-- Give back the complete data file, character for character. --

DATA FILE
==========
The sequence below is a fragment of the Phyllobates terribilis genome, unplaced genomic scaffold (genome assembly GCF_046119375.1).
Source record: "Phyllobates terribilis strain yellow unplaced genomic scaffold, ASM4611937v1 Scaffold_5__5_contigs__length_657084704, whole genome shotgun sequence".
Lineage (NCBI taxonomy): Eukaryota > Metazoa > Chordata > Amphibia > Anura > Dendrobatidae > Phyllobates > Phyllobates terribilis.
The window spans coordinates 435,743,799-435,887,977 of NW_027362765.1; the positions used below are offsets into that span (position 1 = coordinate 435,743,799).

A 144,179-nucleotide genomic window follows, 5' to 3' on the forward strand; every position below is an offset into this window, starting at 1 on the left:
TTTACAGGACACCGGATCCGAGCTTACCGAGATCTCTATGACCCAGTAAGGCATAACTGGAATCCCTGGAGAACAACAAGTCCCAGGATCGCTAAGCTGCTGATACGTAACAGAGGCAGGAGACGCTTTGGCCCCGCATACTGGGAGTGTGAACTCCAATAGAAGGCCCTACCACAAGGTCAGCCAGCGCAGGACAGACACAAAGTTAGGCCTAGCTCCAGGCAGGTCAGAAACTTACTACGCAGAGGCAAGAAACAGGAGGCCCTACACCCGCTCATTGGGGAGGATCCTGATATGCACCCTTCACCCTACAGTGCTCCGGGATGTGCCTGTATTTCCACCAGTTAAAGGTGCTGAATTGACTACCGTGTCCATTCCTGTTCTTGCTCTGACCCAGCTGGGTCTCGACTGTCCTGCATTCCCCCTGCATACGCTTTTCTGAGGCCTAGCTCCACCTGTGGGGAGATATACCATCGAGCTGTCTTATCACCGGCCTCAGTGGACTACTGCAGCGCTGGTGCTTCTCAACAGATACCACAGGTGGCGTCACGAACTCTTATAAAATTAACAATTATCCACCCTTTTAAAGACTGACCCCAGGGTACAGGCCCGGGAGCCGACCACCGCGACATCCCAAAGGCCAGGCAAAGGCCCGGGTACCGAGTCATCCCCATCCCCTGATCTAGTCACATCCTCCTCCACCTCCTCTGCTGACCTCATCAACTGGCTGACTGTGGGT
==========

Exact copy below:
The sequence below is a fragment of the Phyllobates terribilis genome, unplaced genomic scaffold (genome assembly GCF_046119375.1).
Source record: "Phyllobates terribilis strain yellow unplaced genomic scaffold, ASM4611937v1 Scaffold_5__5_contigs__length_657084704, whole genome shotgun sequence".
Lineage (NCBI taxonomy): Eukaryota > Metazoa > Chordata > Amphibia > Anura > Dendrobatidae > Phyllobates > Phyllobates terribilis.
The window spans coordinates 435,743,799-435,887,977 of NW_027362765.1; the positions used below are offsets into that span (position 1 = coordinate 435,743,799).

A 144,179-nucleotide genomic window follows, 5' to 3' on the forward strand; every position below is an offset into this window, starting at 1 on the left:
TTTACAGGACACCGGATCCGAGCTTACCGAGATCTCTATGACCCAGTAAGGCATAACTGGAATCCCTGGAGAACAACAAGTCCCAGGATCGCTAAGCTGCTGATACGTAACAGAGGCAGGAGACGCTTTGGCCCCGCATACTGGGAGTGTGAACTCCAATAGAAGGCCCTACCACAAGGTCAGCCAGCGCAGGACAGACACAAAGTTAGGCCTAGCTCCAGGCAGGTCAGAAACTTACTACGCAGAGGCAAGAAACAGGAGGCCCTACACCCGCTCATTGGGGAGGATCCTGATATGCACCCTTCACCCTACAGTGCTCCGGGATGTGCCTGTATTTCCACCAGTTAAAGGTGCTGAATTGACTACCGTGTCCATTCCTGTTCTTGCTCTGACCCAGCTGGGTCTCGACTGTCCTGCATTCCCCCTGCATACGCTTTTCTGAGGCCTAGCTCCACCTGTGGGGAGATATACCATCGAGCTGTCTTATCACCGGCCTCAGTGGACTACTGCAGCGCTGGTGCTTCTCAACAGATACCACAGGTGGCGTCACGAACTCTTATAAAATTAACAATTATCCACCCTTTTAAAGACTGACCCCAGGGTACAGGCCCGGGAGCCGACCACCGCGACATCCCAAAGGCCAGGCAAAGGCCCGGGTACCGAGTCATCCCCATCCCCTGATCTAGTCACATCCTCCTCCACCTCCTCTGCTGACCTCATCAACTGGCTGACTGTGGGT